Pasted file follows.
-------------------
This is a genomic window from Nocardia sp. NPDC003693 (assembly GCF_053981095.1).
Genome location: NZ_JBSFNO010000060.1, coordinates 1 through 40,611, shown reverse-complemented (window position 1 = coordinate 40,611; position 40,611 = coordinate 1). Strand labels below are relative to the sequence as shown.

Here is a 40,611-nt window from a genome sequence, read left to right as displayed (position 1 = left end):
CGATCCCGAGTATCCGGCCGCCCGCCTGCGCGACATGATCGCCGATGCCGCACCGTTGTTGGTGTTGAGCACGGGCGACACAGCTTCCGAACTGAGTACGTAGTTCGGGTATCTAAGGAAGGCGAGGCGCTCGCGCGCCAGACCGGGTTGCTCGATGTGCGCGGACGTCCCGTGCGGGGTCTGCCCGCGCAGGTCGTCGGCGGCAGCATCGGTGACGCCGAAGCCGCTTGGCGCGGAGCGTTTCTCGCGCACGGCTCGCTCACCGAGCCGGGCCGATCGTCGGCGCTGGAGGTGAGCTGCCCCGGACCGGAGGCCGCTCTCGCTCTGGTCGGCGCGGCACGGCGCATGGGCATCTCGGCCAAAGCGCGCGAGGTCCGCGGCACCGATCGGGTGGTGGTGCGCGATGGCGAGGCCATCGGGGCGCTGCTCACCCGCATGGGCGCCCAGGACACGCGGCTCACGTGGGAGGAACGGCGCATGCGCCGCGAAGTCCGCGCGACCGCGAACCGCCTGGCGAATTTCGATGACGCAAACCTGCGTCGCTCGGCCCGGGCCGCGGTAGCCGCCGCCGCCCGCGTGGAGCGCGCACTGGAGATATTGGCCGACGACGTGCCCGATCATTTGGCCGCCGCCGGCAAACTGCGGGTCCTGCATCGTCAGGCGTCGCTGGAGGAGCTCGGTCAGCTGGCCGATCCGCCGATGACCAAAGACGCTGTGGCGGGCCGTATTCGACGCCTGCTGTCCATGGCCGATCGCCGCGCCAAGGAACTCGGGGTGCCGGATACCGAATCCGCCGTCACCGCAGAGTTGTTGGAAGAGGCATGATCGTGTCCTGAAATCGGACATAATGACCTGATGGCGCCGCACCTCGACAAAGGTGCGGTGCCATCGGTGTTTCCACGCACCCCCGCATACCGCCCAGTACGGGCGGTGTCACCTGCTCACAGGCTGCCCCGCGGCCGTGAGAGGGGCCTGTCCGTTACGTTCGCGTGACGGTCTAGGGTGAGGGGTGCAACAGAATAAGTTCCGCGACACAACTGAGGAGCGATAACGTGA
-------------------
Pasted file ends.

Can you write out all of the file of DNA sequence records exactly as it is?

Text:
This is a genomic window from Nocardia sp. NPDC003693 (assembly GCF_053981095.1).
Genome location: NZ_JBSFNO010000060.1, coordinates 1 through 40,611, shown reverse-complemented (window position 1 = coordinate 40,611; position 40,611 = coordinate 1). Strand labels below are relative to the sequence as shown.

Here is a 40,611-nt window from a genome sequence, read left to right as displayed (position 1 = left end):
CGATCCCGAGTATCCGGCCGCCCGCCTGCGCGACATGATCGCCGATGCCGCACCGTTGTTGGTGTTGAGCACGGGCGACACAGCTTCCGAACTGAGTACGTAGTTCGGGTATCTAAGGAAGGCGAGGCGCTCGCGCGCCAGACCGGGTTGCTCGATGTGCGCGGACGTCCCGTGCGGGGTCTGCCCGCGCAGGTCGTCGGCGGCAGCATCGGTGACGCCGAAGCCGCTTGGCGCGGAGCGTTTCTCGCGCACGGCTCGCTCACCGAGCCGGGCCGATCGTCGGCGCTGGAGGTGAGCTGCCCCGGACCGGAGGCCGCTCTCGCTCTGGTCGGCGCGGCACGGCGCATGGGCATCTCGGCCAAAGCGCGCGAGGTCCGCGGCACCGATCGGGTGGTGGTGCGCGATGGCGAGGCCATCGGGGCGCTGCTCACCCGCATGGGCGCCCAGGACACGCGGCTCACGTGGGAGGAACGGCGCATGCGCCGCGAAGTCCGCGCGACCGCGAACCGCCTGGCGAATTTCGATGACGCAAACCTGCGTCGCTCGGCCCGGGCCGCGGTAGCCGCCGCCGCCCGCGTGGAGCGCGCACTGGAGATATTGGCCGACGACGTGCCCGATCATTTGGCCGCCGCCGGCAAACTGCGGGTCCTGCATCGTCAGGCGTCGCTGGAGGAGCTCGGTCAGCTGGCCGATCCGCCGATGACCAAAGACGCTGTGGCGGGCCGTATTCGACGCCTGCTGTCCATGGCCGATCGCCGCGCCAAGGAACTCGGGGTGCCGGATACCGAATCCGCCGTCACCGCAGAGTTGTTGGAAGAGGCATGATCGTGTCCTGAAATCGGACATAATGACCTGATGGCGCCGCACCTCGACAAAGGTGCGGTGCCATCGGTGTTTCCACGCACCCCCGCATACCGCCCAGTACGGGCGGTGTCACCTGCTCACAGGCTGCCCCGCGGCCGTGAGAGGGGCCTGTCCGTTACGTTCGCGTGACGGTCTAGGGTGAGGGGTGCAACAGAATAAGTTCCGCGACACAACTGAGGAGCGATAACGTGA